Competitive resource allocation to metabolic pathways contributes to overflow metabolisms and emergent properties in cross-feeding microbial consortia
Carlson, Ross P.
Beck, Ashley E.
Harcombe, W. R.
Henson, Michael A.
Heys, Jeffrey J.
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Resource scarcity is a common stress in nature and has a major impact on microbial physiology. This review highlights microbial acclimations to resource scarcity, focusing on resource investment strategies for chemoheterotrophs from the molecular level to the pathway level. Competitive resource allocation strategies often lead to a phenotype known as overflow metabolism; the resulting overflow byproducts can stabilize cooperative interactions in microbial communities and can lead to cross-feeding consortia. These consortia can exhibit emergent properties such as enhanced resource usage and biomass productivity. The literature distilled here draws parallels between in silico and laboratory studies and ties them together with ecological theories to better understand microbial stress responses and mutualistic consortia functioning.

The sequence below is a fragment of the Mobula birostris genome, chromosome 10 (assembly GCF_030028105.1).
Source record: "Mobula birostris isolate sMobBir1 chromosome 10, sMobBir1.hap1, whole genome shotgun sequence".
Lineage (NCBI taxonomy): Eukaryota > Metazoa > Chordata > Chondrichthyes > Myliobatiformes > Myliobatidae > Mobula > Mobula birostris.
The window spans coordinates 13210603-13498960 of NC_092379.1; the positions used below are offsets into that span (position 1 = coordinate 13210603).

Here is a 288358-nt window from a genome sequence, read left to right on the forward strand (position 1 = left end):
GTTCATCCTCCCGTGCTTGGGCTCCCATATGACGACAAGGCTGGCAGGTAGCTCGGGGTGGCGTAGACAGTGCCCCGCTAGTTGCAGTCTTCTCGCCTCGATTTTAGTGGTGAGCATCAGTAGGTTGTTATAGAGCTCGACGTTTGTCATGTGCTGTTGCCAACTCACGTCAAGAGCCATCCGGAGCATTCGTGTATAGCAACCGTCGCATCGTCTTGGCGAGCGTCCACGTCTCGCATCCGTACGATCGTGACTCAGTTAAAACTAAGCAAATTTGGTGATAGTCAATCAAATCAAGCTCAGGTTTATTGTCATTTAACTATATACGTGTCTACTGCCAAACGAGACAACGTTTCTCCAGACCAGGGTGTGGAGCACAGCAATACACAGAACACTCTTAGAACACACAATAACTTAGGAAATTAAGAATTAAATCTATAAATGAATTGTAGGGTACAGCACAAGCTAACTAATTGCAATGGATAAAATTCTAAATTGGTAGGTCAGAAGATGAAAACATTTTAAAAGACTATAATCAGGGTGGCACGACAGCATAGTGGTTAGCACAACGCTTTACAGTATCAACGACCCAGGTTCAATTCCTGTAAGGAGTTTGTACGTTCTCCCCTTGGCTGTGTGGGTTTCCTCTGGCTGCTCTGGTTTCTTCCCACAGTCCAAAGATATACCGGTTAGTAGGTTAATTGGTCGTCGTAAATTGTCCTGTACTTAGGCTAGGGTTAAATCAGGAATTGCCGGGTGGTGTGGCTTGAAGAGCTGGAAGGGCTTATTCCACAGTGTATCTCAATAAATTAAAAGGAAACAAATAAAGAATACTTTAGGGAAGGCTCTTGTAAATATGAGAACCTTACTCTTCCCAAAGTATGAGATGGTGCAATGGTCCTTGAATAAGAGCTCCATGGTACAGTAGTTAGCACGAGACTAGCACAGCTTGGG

Carlson RP, AE Beck, P Phalak, MW Fields, T Gedeon, L Hanley, WR Harcombe, MA Henson, JJ Heys, “Competitive resource allocation to metabolic pathways contributes to overflow metabolisms and emergent properties in cross-feeding microbial consortia,” Biochemical Society Transactions, April 2018; 46(2):269-284.